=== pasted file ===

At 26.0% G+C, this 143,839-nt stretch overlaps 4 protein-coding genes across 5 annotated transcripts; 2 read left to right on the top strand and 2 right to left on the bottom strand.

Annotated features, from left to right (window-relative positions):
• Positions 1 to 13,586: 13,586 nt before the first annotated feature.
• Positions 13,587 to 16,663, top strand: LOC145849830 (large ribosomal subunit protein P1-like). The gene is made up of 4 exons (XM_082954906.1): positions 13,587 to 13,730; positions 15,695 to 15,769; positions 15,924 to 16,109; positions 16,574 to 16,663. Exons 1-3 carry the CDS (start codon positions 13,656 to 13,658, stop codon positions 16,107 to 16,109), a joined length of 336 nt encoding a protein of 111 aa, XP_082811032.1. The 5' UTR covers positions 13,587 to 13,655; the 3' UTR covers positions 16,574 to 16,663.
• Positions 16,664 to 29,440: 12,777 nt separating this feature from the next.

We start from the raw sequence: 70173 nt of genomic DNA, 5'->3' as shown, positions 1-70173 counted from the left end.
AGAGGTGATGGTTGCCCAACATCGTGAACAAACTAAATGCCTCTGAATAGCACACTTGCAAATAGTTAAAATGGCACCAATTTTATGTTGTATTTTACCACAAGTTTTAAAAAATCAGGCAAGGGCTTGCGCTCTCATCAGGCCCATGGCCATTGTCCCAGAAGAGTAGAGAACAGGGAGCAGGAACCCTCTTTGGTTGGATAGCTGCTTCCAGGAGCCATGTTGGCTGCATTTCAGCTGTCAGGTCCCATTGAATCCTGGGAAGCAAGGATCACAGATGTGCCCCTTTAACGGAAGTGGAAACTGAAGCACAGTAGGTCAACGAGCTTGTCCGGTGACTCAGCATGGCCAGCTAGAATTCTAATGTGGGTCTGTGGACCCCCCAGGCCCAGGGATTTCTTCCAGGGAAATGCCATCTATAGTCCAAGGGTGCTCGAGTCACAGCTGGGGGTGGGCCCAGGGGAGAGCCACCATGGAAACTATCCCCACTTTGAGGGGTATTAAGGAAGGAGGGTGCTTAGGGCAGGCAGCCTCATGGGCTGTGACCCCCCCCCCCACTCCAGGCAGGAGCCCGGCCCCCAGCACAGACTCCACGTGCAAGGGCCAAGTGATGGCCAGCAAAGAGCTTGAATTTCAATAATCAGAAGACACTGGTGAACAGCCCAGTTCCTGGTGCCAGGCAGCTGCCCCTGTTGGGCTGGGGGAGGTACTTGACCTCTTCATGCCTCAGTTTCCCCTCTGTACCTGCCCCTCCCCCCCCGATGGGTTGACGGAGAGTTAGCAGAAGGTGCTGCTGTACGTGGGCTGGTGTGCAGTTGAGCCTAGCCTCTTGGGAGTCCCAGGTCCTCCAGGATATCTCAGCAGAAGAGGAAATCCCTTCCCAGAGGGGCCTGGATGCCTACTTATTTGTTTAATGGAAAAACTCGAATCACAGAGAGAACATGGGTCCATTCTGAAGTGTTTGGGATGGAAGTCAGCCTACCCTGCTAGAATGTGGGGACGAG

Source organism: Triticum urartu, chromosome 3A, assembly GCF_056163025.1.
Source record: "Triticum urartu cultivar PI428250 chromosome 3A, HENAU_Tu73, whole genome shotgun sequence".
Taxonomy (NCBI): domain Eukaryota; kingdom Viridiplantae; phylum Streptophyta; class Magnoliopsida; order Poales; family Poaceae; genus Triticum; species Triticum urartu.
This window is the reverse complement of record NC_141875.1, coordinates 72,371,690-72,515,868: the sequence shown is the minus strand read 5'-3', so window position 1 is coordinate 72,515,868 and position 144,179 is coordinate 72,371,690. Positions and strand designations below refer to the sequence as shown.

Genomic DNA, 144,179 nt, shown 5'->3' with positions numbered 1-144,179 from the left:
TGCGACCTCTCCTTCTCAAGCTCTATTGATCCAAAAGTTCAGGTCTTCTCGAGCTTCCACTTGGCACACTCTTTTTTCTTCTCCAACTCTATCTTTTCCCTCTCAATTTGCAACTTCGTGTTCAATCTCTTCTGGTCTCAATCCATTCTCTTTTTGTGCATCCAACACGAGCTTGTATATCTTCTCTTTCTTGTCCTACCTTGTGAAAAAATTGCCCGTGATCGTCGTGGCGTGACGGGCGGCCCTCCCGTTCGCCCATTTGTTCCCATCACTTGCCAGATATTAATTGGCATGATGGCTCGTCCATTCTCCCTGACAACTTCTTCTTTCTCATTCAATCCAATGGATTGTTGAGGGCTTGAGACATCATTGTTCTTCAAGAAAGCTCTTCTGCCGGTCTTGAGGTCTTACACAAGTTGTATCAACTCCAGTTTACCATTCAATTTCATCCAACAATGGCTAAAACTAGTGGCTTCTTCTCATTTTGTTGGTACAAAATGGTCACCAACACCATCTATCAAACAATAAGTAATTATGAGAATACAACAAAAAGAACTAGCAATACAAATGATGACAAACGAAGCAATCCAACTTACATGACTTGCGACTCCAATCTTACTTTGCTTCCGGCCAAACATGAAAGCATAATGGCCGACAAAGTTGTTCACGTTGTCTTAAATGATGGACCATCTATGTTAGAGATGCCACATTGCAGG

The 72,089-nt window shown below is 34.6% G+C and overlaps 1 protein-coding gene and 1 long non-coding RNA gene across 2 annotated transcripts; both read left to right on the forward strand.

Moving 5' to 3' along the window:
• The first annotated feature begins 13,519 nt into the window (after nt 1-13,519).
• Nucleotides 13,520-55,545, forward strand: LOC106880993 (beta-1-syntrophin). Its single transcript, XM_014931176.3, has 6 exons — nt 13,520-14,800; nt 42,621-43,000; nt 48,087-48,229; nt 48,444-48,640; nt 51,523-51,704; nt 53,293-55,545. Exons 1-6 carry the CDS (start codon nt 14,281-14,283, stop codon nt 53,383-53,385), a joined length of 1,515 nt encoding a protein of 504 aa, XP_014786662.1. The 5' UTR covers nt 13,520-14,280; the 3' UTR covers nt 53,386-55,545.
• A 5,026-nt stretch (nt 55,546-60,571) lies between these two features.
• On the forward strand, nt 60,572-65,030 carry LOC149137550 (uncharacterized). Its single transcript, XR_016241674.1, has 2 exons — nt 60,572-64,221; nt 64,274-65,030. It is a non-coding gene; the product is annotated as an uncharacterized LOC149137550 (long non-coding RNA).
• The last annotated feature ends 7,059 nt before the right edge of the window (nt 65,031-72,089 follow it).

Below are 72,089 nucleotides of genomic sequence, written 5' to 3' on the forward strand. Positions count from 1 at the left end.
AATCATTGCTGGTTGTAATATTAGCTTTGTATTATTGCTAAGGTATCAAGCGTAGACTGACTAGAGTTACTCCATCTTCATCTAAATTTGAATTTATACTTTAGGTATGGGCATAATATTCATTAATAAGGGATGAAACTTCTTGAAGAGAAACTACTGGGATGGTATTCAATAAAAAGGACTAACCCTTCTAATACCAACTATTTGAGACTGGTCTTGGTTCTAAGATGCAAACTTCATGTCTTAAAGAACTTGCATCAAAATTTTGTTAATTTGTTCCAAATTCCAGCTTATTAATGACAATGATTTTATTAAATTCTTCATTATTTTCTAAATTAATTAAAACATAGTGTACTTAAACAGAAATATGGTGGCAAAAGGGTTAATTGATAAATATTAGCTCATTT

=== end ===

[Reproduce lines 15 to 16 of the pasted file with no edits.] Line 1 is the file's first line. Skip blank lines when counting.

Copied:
Moving 5' to 3' along the window:
• The first annotated feature begins 13,519 nt into the window (after nt 1-13,519).